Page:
If there is one skill that is harder for some managers to master than any other, it would be delegation. In fact, it’s often called “an art” simply because of that difficulty. Managers have a ton of things on their to-do lists, and they often find that they cannot do it all. This can lead to problems when it comes to conducting effective one-on-ones and coaching sessions. If your managers are bogged down and backlogged, do you think they’re going to spend as much time as necessary focusing on performance management? No, they’re going to try to get as much done as they can in as little time as possible so they can get on to the next thing.
Learning how to delegate can help managers clear their plate so that they can spend the maximum amount of time building their team up through coaching and positive one-on-one experiences. However, it is also important for higher-ups to realize how overloaded most managers are and to stop piling tasks on and then expecting managers to somehow balance it all. Overload leads to subpar results and eventually to burnout.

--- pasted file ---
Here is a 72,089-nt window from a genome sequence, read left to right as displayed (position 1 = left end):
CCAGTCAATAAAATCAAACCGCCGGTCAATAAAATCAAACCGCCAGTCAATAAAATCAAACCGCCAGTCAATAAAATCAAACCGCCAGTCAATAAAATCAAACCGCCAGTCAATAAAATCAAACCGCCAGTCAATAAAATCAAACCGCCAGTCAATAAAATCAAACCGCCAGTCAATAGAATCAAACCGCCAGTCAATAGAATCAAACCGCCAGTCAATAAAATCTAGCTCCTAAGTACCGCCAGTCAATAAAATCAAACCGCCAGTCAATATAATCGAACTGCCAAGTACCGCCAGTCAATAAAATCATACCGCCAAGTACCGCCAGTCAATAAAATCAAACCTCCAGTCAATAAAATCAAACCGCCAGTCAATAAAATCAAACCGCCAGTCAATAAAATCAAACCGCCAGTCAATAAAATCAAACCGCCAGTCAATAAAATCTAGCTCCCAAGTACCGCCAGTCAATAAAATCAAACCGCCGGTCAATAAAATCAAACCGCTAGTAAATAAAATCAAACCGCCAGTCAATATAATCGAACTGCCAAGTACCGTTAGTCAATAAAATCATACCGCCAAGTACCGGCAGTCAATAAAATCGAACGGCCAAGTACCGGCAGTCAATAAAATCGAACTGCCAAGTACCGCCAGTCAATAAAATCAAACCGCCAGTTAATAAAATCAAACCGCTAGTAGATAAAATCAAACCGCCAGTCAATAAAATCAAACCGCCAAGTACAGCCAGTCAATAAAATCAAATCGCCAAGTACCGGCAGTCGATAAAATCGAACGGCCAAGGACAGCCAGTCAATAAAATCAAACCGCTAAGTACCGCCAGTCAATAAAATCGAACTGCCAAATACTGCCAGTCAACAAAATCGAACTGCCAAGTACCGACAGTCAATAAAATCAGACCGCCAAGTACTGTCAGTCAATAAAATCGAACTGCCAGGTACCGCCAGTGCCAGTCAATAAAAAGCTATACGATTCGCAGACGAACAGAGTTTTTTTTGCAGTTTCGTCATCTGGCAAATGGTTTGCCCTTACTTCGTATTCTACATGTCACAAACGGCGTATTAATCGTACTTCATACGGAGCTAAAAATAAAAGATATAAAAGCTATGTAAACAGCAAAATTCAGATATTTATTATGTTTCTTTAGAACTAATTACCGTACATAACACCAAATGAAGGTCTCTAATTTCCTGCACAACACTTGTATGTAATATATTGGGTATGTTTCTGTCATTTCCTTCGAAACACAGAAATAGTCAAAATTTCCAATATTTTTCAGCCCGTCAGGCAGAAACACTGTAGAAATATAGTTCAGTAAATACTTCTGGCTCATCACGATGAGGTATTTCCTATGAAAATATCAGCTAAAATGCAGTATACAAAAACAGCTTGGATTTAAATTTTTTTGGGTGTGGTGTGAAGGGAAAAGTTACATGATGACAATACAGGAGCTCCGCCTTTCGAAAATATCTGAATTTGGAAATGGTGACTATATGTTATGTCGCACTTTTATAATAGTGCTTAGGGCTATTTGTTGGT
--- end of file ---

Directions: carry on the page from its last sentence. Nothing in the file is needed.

Managers must juggle many different tasks, including handling performance management-related issues. Good time management skills are critical (and tie directly into some aspects of delegation, discussed above). When managers are pressed for time and unable to balance their schedules, less obviously vital tasks will suffer first – skipped one-on-ones, check-ins that last just a couple of minutes, and ultra-brief coaching sessions where the manager cannot provide their full attention.
Those are not positive outcomes and they will not improve your team’s performance. Thankfully, managers can learn better time management skills through a combination of online courses and in-person lessons in the real world. Ideally, you’ll provide training in time management via your LMS and then reinforce that with real-world experiences that force managers to handle pressing matters that require immediate attention while finding ways to reorganize their other responsibilities. Rather than skipping or shorting a one-on-one, it could be rescheduled to the next day so that the manager can spend the appropriate amount of time with the employee.